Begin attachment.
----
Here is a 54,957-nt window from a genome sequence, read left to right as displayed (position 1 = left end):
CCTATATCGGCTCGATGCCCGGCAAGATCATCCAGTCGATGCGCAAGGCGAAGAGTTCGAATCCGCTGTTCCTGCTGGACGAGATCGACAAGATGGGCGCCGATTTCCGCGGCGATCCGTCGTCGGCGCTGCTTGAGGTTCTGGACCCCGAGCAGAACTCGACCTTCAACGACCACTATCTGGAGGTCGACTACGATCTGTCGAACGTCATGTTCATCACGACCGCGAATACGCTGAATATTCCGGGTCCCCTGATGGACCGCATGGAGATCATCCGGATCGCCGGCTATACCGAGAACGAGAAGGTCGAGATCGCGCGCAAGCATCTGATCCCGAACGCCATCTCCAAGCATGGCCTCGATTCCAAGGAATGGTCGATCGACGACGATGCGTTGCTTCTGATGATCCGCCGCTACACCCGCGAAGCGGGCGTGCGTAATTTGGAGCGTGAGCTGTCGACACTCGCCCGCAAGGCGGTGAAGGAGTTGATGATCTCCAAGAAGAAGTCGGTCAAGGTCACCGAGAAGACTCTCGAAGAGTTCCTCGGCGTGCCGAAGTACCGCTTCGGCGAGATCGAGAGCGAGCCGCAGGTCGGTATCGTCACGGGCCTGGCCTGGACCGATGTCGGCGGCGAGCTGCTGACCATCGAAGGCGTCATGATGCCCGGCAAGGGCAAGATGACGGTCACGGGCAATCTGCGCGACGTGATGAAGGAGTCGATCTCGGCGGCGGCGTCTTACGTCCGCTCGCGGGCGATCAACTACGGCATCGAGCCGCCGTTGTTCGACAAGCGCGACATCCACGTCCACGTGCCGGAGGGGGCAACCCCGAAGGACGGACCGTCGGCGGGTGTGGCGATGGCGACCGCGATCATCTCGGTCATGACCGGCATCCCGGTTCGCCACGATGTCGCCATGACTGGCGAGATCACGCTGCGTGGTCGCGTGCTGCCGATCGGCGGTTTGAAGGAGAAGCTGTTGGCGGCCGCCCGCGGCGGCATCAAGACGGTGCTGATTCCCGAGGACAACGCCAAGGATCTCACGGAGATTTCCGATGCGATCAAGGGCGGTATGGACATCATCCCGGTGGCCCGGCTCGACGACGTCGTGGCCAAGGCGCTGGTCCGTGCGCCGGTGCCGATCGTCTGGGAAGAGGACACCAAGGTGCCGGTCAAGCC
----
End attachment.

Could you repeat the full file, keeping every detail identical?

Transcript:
Here is a 54,957-nt window from a genome sequence, read left to right as displayed (position 1 = left end):
CCTATATCGGCTCGATGCCCGGCAAGATCATCCAGTCGATGCGCAAGGCGAAGAGTTCGAATCCGCTGTTCCTGCTGGACGAGATCGACAAGATGGGCGCCGATTTCCGCGGCGATCCGTCGTCGGCGCTGCTTGAGGTTCTGGACCCCGAGCAGAACTCGACCTTCAACGACCACTATCTGGAGGTCGACTACGATCTGTCGAACGTCATGTTCATCACGACCGCGAATACGCTGAATATTCCGGGTCCCCTGATGGACCGCATGGAGATCATCCGGATCGCCGGCTATACCGAGAACGAGAAGGTCGAGATCGCGCGCAAGCATCTGATCCCGAACGCCATCTCCAAGCATGGCCTCGATTCCAAGGAATGGTCGATCGACGACGATGCGTTGCTTCTGATGATCCGCCGCTACACCCGCGAAGCGGGCGTGCGTAATTTGGAGCGTGAGCTGTCGACACTCGCCCGCAAGGCGGTGAAGGAGTTGATGATCTCCAAGAAGAAGTCGGTCAAGGTCACCGAGAAGACTCTCGAAGAGTTCCTCGGCGTGCCGAAGTACCGCTTCGGCGAGATCGAGAGCGAGCCGCAGGTCGGTATCGTCACGGGCCTGGCCTGGACCGATGTCGGCGGCGAGCTGCTGACCATCGAAGGCGTCATGATGCCCGGCAAGGGCAAGATGACGGTCACGGGCAATCTGCGCGACGTGATGAAGGAGTCGATCTCGGCGGCGGCGTCTTACGTCCGCTCGCGGGCGATCAACTACGGCATCGAGCCGCCGTTGTTCGACAAGCGCGACATCCACGTCCACGTGCCGGAGGGGGCAACCCCGAAGGACGGACCGTCGGCGGGTGTGGCGATGGCGACCGCGATCATCTCGGTCATGACCGGCATCCCGGTTCGCCACGATGTCGCCATGACTGGCGAGATCACGCTGCGTGGTCGCGTGCTGCCGATCGGCGGTTTGAAGGAGAAGCTGTTGGCGGCCGCCCGCGGCGGCATCAAGACGGTGCTGATTCCCGAGGACAACGCCAAGGATCTCACGGAGATTTCCGATGCGATCAAGGGCGGTATGGACATCATCCCGGTGGCCCGGCTCGACGACGTCGTGGCCAAGGCGCTGGTCCGTGCGCCGGTGCCGATCGTCTGGGAAGAGGACACCAAGGTGCCGGTCAAGCC